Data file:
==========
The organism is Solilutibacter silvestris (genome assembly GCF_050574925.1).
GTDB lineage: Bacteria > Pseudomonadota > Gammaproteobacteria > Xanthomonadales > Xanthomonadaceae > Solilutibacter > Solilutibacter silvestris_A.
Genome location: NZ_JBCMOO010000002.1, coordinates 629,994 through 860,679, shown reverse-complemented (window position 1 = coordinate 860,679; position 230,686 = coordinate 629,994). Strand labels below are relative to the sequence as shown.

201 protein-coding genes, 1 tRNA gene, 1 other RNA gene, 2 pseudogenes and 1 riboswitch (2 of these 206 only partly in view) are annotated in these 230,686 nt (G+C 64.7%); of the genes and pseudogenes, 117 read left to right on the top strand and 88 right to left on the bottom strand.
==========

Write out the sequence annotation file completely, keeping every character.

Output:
The organism is Solilutibacter silvestris (genome assembly GCF_050574925.1).
GTDB lineage: Bacteria > Pseudomonadota > Gammaproteobacteria > Xanthomonadales > Xanthomonadaceae > Solilutibacter > Solilutibacter silvestris_A.
Genome location: NZ_JBCMOO010000002.1, coordinates 629,994 through 860,679, shown reverse-complemented (window position 1 = coordinate 860,679; position 230,686 = coordinate 629,994). Strand labels below are relative to the sequence as shown.

201 protein-coding genes, 1 tRNA gene, 1 other RNA gene, 2 pseudogenes and 1 riboswitch (2 of these 206 only partly in view) are annotated in these 230,686 nt (G+C 64.7%); of the genes and pseudogenes, 117 read left to right on the top strand and 88 right to left on the bottom strand.